Study design and patients
The study design is shown in Fig. 1. We conducted a retrospective, multicenter cohort study at Saitama Medical University Hospital and Self-Defense Forces Central Hospital in Japan, which are designated medical institutions for infectious diseases under the Infectious Disease Control Law, Japan. We enrolled adult patients (≥ 18 years old) with confirmed COVID-19 by molecular diagnostic methods (quantitative reverse transcription polymerase chain reaction [RT-qPCR] or loop-mediated isothermal amplification [LAMP]) and hospitalized for isolation and treatment under the Infectious Disease Control Law. Patients who did not undergo routine blood examinations (complete blood count, serum biochemical tests, and coagulation tests) within 10 days of initial symptom onset were excluded from this study. We also excluded patients who were treated with oxygen therapy before hospitalization.
First, patients who were hospitalized from February to October 2020 were enrolled for a derivation dataset. Then, patients who were hospitalized from November 2020 to March 2021 were enrolled for a temporal validation dataset. In Japan, four waves of COVID-19 have occurred from February 2020 to May 2021. The patients admitted in the first and second waves and in the third and fourth waves were included in the derivation and temporal validation datasets, respectively (Appendix 1). A comparison dataset for comparing risk scoring models included all patients admitted during the study period. Clinical information was retrospectively collected from the hospital electrical medical records and included clinical records and laboratory findings. The primary outcome was in-hospital clinical deterioration within 14 days of hospitalization.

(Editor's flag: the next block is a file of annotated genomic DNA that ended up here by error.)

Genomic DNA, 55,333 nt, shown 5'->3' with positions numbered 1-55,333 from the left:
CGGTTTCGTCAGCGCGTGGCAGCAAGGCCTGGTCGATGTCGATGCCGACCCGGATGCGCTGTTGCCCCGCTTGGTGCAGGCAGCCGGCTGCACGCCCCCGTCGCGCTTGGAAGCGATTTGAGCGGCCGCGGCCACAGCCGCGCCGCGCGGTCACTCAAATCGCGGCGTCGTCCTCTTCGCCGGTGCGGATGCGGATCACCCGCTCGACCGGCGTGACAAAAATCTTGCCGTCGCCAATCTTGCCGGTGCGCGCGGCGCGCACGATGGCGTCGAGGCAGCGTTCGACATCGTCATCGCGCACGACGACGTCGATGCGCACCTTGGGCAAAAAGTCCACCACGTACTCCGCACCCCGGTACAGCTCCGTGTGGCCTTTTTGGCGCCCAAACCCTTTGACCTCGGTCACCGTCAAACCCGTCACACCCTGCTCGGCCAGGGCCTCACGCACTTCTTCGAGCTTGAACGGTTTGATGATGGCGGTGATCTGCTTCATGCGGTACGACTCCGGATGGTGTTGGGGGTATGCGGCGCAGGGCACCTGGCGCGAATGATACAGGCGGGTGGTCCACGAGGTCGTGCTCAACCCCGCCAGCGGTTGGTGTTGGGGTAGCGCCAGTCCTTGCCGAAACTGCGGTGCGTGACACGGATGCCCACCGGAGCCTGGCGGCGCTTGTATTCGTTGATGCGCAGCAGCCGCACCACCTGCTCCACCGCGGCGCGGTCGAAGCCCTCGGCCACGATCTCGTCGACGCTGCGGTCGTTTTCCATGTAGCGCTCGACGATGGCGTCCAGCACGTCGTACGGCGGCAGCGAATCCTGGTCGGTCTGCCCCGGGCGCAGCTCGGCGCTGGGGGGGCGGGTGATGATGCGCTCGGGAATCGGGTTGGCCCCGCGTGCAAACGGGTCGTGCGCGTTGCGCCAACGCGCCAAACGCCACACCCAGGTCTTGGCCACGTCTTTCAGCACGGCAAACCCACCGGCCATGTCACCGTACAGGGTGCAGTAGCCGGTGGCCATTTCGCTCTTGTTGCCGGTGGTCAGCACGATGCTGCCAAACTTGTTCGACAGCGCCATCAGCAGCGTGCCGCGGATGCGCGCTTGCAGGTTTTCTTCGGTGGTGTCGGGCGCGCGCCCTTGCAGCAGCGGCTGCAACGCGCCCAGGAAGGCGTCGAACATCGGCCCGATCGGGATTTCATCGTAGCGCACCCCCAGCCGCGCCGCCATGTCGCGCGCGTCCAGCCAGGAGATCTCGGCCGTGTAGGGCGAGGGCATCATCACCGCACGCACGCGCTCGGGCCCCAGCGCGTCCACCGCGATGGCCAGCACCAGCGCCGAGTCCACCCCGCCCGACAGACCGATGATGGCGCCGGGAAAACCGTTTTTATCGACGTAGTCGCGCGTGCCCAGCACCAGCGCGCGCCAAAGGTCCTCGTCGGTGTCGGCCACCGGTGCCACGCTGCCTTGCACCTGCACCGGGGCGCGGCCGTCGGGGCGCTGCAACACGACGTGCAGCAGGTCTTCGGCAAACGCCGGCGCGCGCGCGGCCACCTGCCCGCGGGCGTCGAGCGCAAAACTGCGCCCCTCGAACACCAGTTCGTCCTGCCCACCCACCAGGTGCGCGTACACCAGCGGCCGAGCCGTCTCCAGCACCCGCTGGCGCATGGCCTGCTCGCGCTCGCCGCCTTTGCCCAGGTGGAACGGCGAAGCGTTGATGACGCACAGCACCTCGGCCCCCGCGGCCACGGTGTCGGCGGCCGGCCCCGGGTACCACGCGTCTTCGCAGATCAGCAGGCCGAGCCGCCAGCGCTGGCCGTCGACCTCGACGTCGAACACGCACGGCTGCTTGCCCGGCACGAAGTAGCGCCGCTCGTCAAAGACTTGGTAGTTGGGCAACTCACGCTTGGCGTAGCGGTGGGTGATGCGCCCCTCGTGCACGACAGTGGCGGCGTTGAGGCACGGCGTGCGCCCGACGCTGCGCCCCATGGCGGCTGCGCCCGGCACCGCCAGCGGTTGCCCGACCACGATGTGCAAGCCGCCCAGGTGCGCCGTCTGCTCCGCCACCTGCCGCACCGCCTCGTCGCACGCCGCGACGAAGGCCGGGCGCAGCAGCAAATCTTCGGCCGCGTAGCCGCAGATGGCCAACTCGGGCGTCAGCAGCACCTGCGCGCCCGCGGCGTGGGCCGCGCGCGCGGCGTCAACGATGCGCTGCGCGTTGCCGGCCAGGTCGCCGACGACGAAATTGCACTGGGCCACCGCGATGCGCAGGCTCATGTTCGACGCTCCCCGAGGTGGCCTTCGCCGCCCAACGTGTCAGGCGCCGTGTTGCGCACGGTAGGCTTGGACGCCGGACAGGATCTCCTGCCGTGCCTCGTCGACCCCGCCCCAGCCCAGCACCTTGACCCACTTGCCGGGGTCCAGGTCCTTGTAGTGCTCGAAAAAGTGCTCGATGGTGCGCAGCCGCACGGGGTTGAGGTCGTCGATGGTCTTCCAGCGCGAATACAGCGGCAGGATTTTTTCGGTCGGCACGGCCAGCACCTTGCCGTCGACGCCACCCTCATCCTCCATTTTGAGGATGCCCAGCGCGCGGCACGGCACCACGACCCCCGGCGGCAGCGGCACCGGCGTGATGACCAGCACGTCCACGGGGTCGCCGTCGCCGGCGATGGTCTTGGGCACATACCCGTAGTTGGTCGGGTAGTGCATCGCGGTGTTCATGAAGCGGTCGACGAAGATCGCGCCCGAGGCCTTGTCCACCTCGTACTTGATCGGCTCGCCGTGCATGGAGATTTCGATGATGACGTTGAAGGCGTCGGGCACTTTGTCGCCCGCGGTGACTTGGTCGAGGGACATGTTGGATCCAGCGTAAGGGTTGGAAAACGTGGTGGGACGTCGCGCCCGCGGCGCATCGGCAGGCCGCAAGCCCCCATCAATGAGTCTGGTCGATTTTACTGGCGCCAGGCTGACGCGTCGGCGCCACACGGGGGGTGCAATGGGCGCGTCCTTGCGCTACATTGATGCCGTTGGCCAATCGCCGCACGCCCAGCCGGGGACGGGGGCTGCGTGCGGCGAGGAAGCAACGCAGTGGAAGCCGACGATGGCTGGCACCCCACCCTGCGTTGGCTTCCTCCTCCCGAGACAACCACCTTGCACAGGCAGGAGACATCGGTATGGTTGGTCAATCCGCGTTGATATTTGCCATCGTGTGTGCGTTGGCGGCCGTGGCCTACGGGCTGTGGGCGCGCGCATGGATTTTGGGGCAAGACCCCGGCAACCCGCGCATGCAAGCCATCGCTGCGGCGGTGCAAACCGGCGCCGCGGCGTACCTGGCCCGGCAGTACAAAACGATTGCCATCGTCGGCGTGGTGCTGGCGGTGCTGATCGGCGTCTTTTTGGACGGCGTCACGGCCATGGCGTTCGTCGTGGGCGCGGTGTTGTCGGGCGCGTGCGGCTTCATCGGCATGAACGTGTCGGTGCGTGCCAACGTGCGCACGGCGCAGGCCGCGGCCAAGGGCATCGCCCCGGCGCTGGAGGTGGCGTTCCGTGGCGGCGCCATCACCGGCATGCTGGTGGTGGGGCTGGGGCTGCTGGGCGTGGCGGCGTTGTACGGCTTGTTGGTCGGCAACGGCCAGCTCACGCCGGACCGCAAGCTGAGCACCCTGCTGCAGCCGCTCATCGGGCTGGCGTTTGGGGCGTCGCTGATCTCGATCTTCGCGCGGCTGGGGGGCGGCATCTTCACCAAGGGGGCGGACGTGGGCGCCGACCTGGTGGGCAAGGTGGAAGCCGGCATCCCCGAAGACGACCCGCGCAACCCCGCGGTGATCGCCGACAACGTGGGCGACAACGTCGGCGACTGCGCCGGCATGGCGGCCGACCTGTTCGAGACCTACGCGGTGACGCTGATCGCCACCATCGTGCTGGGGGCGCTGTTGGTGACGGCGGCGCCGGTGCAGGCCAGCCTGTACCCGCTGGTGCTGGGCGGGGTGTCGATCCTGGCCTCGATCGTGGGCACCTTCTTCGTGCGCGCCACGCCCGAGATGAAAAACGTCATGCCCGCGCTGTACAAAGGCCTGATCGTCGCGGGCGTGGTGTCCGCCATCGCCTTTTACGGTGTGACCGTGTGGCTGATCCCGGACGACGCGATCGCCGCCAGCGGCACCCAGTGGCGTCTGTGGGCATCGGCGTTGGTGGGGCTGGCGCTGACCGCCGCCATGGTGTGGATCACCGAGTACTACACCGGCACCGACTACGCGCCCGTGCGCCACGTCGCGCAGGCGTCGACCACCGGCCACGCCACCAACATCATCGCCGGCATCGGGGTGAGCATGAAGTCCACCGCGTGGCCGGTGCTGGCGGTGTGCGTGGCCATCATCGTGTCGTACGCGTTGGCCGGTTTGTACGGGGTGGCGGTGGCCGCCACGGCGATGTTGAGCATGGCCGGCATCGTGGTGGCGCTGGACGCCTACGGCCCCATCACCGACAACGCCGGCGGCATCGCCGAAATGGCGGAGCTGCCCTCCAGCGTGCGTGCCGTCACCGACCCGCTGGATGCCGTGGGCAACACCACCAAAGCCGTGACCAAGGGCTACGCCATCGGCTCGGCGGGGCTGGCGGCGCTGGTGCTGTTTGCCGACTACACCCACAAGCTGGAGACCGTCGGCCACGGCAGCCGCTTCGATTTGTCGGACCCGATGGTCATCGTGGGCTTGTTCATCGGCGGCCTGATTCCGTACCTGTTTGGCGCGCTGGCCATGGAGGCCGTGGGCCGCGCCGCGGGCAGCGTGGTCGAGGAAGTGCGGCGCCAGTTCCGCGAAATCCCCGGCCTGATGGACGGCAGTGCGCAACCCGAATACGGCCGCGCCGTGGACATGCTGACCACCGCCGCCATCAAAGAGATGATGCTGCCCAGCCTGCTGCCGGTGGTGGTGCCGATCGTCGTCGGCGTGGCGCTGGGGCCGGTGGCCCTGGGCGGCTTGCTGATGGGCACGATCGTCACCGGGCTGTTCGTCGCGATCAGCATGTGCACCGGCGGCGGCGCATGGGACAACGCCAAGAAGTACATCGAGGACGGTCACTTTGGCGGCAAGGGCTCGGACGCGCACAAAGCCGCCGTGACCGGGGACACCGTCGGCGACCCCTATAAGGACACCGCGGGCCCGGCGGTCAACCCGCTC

Clinical characteristics and laboratory findings at admission were used to derive and validate the risk scoring model. Clinical deterioration was defined as administration of oxygen therapy with SpO2 < 93% on room air during the hospitalization. The observation period was defined as the period from patient’s admission to patient’s discharge or 14 days after the admission, whichever came first. The day of initial symptom onset was defined as the day of symptom appearance according to the patients or their family members. For asymptomatic patients, initial symptom onset was determined as the day of hospitalization. Disease severity was classified by a clinician with 8 years’ experience in infectious disease physician (KI) according to the 8-category ordinal scale recommended by the World Health Organization (30).
Continuous variables are expressed as the mean and standard deviation or median and interquartile range (IQR) and were compared using a t-test or Wilcoxon rank-sum test for parametric or non-parametric data, respectively. Categorical variables are presented as frequency and percentage (%) and were compared using a chi-square test or Fisher’s exact test, as appropriate. A two-sided p value < 0.05 was considered statistically significant. All statistical analyses were conducted using R (v 4.0.2; R Foundation for Statistical Computing, Vienna, Austria; http://www.R-project.org/).
Candidate predictor selection and model development